The Magazine of The Evangelical Lutheran Church in America


Have you written an ethical will?

Many people strive to make their last will and testament "ethical" by distributing material goods to family, friends, the church and other good causes. But the document described by www.ethicalwill.com bequeaths a "wealth" of a different kind — a legacy of words.

An ethical will is a written narrative that preserves a personal message for loved ones and future generations. The Web site says this "love letter to your family" offers the chance to tell stories, witness to faith, and impart wisdom, experience and advice.

The site offers tips, resources and samples. It also traces the origin of ethical wills to the oral transmission of stories, blessings and family heritage in the Old Testament. In a modern context, they can be written for various life events: marriage, pregnancy, children leaving home, retirement, birthdays or anniversaries.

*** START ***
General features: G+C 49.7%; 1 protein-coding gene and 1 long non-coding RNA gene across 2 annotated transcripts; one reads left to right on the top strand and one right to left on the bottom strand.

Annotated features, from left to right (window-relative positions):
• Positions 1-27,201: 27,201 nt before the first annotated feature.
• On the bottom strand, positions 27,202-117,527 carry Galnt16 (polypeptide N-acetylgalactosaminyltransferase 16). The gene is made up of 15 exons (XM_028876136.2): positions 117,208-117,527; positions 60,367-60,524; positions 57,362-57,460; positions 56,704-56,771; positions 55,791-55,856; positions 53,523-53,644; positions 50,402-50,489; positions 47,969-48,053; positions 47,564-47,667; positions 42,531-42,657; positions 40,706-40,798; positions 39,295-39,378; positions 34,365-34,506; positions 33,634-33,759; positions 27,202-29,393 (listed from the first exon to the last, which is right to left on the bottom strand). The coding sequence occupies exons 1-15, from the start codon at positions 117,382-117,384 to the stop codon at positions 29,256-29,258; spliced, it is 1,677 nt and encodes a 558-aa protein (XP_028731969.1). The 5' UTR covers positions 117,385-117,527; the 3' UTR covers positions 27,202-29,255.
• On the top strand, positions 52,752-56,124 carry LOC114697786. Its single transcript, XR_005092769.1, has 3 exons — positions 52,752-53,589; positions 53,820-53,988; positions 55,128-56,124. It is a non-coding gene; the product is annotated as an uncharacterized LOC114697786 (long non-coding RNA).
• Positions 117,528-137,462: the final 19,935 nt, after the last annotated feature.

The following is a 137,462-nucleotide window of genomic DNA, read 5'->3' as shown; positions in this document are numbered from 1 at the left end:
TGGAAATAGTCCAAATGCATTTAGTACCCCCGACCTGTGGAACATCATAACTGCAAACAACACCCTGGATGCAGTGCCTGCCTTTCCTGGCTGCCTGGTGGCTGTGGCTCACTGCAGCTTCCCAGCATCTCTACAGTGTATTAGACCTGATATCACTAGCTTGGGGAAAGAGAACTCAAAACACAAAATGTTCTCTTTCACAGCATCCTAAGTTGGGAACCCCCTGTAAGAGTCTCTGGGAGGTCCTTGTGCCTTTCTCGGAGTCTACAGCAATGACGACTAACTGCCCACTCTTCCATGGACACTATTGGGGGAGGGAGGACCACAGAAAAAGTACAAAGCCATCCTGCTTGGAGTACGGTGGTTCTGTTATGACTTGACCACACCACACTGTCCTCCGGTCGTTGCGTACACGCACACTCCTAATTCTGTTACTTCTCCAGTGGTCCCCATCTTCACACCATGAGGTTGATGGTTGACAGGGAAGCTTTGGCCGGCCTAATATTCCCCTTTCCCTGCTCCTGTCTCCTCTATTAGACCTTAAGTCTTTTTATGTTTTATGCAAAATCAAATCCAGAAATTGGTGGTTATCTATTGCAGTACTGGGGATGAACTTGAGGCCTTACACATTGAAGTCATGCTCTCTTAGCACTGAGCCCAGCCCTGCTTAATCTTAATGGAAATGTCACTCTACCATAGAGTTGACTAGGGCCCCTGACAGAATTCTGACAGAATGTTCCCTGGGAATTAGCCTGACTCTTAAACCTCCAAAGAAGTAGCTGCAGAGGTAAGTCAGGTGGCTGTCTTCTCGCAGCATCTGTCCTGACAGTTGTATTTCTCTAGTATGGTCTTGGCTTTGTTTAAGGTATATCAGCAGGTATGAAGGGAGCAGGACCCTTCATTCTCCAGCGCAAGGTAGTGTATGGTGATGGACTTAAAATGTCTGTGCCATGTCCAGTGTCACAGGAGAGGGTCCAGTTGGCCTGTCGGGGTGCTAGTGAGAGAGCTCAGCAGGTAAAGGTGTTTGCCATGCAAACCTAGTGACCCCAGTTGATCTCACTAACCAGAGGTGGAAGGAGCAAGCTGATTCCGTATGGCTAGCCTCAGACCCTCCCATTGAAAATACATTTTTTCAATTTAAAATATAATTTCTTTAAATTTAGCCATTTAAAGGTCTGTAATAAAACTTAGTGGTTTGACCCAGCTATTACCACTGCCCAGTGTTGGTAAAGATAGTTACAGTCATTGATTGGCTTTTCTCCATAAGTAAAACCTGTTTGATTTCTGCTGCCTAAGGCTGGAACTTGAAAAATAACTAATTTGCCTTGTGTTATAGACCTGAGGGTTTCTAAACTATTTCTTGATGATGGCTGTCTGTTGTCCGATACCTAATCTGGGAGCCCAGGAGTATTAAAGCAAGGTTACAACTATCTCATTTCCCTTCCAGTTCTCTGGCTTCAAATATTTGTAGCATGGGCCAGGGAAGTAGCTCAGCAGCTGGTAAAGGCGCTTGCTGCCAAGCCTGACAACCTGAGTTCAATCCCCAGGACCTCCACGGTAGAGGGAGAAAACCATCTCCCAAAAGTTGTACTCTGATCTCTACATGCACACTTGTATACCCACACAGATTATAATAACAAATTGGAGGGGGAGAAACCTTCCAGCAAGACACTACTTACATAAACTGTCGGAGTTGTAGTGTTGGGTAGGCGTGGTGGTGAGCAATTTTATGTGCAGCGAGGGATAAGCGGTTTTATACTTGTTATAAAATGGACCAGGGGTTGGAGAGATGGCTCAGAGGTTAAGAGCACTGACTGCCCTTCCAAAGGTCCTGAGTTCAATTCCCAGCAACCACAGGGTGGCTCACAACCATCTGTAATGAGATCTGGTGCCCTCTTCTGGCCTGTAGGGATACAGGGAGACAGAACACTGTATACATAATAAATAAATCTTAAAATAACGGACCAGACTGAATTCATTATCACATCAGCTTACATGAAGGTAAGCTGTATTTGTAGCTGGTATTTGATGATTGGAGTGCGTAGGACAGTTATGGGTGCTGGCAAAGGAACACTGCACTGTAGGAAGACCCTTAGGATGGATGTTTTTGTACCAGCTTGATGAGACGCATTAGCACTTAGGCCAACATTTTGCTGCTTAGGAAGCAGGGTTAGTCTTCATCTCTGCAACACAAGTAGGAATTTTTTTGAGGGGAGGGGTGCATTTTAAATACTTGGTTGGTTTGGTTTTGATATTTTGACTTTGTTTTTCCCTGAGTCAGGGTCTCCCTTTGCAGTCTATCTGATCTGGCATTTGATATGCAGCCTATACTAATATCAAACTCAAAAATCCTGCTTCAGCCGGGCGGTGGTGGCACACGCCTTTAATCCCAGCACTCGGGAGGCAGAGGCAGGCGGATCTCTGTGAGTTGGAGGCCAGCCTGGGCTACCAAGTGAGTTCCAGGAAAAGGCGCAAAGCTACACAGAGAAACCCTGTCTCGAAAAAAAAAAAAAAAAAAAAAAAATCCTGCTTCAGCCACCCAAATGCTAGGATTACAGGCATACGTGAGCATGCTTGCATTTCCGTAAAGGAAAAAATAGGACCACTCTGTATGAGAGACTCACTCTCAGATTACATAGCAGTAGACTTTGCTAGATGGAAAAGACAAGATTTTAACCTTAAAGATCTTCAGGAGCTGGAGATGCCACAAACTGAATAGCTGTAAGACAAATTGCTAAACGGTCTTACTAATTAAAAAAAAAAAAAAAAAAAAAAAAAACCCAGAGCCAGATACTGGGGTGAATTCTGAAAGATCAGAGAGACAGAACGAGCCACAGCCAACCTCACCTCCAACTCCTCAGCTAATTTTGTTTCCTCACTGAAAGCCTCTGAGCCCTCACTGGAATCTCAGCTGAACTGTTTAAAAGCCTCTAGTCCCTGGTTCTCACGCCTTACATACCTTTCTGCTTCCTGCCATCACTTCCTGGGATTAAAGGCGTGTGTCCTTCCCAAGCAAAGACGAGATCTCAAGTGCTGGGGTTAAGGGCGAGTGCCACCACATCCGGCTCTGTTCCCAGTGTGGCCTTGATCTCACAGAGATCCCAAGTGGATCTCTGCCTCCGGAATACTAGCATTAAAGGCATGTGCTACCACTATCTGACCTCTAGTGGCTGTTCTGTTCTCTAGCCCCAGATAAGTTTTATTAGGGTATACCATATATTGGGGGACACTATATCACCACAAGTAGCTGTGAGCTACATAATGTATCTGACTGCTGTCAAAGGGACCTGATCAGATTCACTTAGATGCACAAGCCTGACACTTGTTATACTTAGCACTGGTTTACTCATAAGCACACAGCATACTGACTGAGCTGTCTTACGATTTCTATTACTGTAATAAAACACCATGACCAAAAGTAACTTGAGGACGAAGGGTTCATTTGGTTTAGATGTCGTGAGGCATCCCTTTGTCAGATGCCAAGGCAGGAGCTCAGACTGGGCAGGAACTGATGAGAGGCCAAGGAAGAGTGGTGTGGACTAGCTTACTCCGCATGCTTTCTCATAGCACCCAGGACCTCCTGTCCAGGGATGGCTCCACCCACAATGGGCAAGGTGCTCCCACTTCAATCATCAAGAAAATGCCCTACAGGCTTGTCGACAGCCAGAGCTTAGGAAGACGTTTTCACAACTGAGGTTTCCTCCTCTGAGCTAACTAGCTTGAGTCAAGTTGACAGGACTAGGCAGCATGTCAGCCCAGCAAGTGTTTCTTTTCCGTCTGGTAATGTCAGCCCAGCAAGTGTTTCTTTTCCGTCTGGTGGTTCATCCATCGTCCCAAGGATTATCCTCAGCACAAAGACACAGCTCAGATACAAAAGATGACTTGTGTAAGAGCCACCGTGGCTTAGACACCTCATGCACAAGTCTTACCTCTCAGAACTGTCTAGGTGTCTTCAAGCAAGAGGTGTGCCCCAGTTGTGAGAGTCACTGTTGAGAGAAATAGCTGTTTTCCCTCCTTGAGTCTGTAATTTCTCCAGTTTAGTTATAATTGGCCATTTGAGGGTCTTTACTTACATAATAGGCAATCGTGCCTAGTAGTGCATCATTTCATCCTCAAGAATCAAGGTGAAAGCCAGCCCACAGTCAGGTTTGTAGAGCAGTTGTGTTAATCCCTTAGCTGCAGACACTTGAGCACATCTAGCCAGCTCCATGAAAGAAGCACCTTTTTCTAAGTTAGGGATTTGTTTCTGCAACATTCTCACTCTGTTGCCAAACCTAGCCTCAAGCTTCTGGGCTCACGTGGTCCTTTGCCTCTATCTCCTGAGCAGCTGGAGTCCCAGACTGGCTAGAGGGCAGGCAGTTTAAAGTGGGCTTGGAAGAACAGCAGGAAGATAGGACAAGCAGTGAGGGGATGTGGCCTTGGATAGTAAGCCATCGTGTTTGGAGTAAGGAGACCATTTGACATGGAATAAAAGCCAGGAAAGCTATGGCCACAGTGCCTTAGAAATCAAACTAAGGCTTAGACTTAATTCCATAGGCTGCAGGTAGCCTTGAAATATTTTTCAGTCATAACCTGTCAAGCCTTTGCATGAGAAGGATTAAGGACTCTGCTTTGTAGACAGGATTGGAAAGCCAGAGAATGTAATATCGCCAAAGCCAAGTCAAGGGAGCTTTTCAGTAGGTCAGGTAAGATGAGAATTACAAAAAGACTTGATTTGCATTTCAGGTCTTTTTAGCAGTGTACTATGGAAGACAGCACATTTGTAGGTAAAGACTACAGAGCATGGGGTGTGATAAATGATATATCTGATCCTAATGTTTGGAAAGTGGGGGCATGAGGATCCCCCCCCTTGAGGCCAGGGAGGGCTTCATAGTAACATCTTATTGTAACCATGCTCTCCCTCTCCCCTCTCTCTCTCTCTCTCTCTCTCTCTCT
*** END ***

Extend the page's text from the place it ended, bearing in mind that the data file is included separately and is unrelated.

Kathleen Billman, associate professor of pastoral theology at the Lutheran School of Theology at Chicago, praises ethical wills as "a wonderful idea." In her pastoral care study, Billman has observed the value of narrative that "helps people to engage in meaning-making with one another."

Billman tells of a woman who attached notes to objects in her home before she died, leaving her family the memories she connected to the material things.

Quoting from Mighty Stories, Dangerous Rituals by Herbert Anderson and Edward Foley (John Wiley & Sons, 2001), Billman affirms, "our life story, even when we see it as an incomplete whole, is a gift ... it belongs to the stories of God."


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Embracing diversity